However, then we look at the arrangement of the Tabernacle of Moses with the plans given by God himself.

    Check out Numbers 2:1-34. The arrangement of the Israelites in relation to the Tabernacle (Courts, Holy of Holies, Ark of the Covenant, Mercy Seat) that they would be on the east, south, west and north sides. Keep in mind that southeast, southwest, northeast and northwest were completely cleared.

    With the east side of 180,000, south side of 150,000, west side of 100,000 and north side of 150,000, the Israelites would column out from the tabernacle outward.

    In other words, draw a box. Then draw bars (as representative in a bar graph) starting at the sides of the box one bar going eastward 180,000 units, south going 150,000 units, west going 100,000 units and north going 150,000.

    What does that picture form?

    Why would the Israelites form their camp into the shape of a punishment device that wasn’t even invented until 300 BC by the Persians and fully used by the Romans later on?

  46. February 27, 2008 9:44 am

    I think b4dguy, cleared up the jumbled thoughts in my head quite nicely…

  47. February 27, 2008 9:54 am

    Joe

    I said “all human life other than Noah and his family was snuffed out.”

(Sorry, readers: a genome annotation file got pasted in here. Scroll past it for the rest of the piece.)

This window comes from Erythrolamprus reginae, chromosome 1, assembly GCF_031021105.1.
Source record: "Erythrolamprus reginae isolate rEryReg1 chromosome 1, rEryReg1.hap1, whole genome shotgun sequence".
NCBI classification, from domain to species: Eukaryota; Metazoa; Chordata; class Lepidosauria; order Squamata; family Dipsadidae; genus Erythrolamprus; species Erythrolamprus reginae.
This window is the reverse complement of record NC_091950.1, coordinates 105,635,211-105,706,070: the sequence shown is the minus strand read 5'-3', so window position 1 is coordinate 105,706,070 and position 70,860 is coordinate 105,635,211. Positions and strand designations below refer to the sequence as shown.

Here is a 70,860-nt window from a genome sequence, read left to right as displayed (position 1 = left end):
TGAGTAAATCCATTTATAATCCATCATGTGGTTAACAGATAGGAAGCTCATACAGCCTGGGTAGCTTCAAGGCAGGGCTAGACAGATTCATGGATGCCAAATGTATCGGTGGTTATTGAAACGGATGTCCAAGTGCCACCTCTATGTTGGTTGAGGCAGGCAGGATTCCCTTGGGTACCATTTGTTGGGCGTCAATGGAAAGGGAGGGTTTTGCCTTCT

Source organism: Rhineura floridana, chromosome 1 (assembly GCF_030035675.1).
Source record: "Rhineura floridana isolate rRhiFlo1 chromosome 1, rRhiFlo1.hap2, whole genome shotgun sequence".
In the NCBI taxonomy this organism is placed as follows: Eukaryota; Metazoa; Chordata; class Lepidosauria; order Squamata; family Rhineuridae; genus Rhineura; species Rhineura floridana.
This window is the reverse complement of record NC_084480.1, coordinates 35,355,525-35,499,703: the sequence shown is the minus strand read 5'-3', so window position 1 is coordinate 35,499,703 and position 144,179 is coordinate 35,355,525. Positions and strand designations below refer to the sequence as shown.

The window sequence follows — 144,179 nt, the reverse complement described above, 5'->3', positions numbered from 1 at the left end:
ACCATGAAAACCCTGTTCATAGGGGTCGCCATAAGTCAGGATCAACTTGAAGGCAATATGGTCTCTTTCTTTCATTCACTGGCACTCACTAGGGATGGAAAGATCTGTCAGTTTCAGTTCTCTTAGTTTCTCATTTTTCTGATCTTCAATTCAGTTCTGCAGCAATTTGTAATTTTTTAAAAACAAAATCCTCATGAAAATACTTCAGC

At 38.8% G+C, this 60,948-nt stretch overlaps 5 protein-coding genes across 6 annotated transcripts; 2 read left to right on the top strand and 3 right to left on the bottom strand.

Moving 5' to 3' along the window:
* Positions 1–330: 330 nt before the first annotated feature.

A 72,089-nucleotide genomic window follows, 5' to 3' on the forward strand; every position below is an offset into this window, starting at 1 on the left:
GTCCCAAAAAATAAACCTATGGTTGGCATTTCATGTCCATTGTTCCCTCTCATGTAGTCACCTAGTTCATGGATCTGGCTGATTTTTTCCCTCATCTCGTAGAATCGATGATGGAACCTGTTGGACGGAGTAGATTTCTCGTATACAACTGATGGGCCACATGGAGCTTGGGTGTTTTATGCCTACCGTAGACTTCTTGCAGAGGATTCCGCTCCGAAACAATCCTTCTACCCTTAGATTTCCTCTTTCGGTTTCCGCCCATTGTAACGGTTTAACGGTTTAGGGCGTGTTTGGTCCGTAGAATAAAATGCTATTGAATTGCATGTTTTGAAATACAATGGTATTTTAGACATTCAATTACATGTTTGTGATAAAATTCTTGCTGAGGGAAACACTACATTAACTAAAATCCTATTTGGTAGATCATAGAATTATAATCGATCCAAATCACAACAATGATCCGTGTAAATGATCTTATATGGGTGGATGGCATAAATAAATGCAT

So are you telling me that there was NO ONE at all other than Noah and his family worth saving? There were NO other acceptable souls?

    The death of Jesus was supposed to redeem ALL past present and future so why did God exterminate the lot in Noah’s time and then have regrets about doing so after?

    The rest of your response is irrelevant to the original question I posed.

    It’s this type of thing that lead me to my belief that Paul and many after him are trying to join the teachings of Christ to Judaism with bailing wire and duct-tape!

    R.

  48. Jason permalink
    February 27, 2008 10:43 am

    Beefourdee,

    neato! Dig through all my crap..let’s see here…

    The idea of future salvation in Yeshua seems to be one of the possibilities, but I am not sure from where this comes. It may be presented as such within Matthew 1:21, and perhaps it is being defined as such, but I can’t see an imperfect tense (future) in the verb. As well, 1. it is finished, 2. Romans 3:25 indicates that the reason God overlooked sin at all in the past was because of the assurity of what Christ would do. Maybe some see a 3rd person imperfect (future) tense in YSH, the yodh at the beginning can signal an imperfect verb, but it is not so in this particular verb, it is a perfect (It has become, for example). In all my stacks I couldn’t find a difinitive answer.